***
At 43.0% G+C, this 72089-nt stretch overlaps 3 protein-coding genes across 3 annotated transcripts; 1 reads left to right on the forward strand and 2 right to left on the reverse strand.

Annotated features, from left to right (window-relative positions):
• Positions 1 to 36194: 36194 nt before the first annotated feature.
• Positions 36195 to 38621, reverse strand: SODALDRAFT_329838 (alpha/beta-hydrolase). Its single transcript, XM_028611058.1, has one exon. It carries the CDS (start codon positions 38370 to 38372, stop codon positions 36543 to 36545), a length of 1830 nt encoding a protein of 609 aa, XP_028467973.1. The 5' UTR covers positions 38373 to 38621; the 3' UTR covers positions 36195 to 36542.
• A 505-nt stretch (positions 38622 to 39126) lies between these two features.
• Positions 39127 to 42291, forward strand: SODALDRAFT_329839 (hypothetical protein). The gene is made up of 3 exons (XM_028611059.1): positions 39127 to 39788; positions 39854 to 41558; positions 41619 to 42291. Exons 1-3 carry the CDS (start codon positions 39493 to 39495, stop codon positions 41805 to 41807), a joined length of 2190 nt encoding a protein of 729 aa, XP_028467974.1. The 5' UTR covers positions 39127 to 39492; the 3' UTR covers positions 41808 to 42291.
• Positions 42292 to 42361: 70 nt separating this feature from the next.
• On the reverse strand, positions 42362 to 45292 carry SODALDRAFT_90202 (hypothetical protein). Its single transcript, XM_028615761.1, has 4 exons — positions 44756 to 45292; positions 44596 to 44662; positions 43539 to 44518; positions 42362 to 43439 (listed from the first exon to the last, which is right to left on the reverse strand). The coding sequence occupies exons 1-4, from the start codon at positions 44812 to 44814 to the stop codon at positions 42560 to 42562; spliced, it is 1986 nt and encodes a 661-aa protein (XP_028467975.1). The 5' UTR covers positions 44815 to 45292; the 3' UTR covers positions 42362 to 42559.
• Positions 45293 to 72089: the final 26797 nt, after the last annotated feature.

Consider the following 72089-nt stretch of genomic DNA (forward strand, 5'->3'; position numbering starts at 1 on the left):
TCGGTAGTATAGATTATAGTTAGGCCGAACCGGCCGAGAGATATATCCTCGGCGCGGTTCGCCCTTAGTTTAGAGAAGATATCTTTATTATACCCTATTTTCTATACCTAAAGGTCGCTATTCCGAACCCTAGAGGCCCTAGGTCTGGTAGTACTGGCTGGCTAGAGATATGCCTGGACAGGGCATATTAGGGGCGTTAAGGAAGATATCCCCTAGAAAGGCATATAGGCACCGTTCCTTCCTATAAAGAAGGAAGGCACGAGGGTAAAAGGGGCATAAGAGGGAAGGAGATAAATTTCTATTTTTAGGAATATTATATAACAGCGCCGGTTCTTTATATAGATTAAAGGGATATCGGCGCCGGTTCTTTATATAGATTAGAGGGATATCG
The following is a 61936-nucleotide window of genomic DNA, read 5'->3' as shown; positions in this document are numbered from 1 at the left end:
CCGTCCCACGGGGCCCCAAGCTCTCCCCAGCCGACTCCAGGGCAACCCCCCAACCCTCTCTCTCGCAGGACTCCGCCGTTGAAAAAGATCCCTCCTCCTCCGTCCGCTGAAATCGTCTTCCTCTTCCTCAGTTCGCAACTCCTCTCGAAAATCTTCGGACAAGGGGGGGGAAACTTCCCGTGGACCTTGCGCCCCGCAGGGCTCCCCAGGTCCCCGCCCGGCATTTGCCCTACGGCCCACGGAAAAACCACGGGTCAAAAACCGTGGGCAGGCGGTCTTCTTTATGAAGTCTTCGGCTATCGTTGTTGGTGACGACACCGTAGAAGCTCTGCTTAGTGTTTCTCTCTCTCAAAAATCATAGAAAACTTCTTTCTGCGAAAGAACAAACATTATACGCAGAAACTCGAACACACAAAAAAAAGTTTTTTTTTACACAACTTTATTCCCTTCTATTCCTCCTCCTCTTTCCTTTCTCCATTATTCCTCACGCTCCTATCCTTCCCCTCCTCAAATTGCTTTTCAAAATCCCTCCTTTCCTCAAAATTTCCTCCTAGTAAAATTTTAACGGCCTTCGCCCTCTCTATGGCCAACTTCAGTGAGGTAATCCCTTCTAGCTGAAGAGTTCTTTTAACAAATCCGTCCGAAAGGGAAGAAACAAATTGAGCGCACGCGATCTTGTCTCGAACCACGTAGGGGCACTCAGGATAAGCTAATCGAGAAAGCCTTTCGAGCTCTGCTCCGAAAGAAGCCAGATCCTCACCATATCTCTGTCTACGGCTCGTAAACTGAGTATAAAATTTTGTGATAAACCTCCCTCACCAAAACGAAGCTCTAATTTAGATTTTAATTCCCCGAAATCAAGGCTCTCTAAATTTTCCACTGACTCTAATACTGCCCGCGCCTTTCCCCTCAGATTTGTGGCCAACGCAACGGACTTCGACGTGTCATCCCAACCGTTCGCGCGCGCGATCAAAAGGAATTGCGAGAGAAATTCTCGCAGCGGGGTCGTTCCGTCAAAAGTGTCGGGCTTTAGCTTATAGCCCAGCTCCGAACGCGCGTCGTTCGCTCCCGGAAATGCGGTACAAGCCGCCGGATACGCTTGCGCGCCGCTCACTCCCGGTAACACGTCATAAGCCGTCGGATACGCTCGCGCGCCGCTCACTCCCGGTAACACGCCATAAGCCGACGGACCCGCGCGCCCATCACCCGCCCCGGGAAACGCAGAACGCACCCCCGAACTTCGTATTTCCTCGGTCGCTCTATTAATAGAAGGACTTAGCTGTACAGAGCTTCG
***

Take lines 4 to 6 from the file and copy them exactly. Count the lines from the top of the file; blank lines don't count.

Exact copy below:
• Positions 36195 to 38621, reverse strand: SODALDRAFT_329838 (alpha/beta-hydrolase). Its single transcript, XM_028611058.1, has one exon. It carries the CDS (start codon positions 38370 to 38372, stop codon positions 36543 to 36545), a length of 1830 nt encoding a protein of 609 aa, XP_028467973.1. The 5' UTR covers positions 38373 to 38621; the 3' UTR covers positions 36195 to 36542.
• A 505-nt stretch (positions 38622 to 39126) lies between these two features.
• Positions 39127 to 42291, forward strand: SODALDRAFT_329839 (hypothetical protein). The gene is made up of 3 exons (XM_028611059.1): positions 39127 to 39788; positions 39854 to 41558; positions 41619 to 42291. Exons 1-3 carry the CDS (start codon positions 39493 to 39495, stop codon positions 41805 to 41807), a joined length of 2190 nt encoding a protein of 729 aa, XP_028467974.1. The 5' UTR covers positions 39127 to 39492; the 3' UTR covers positions 41808 to 42291.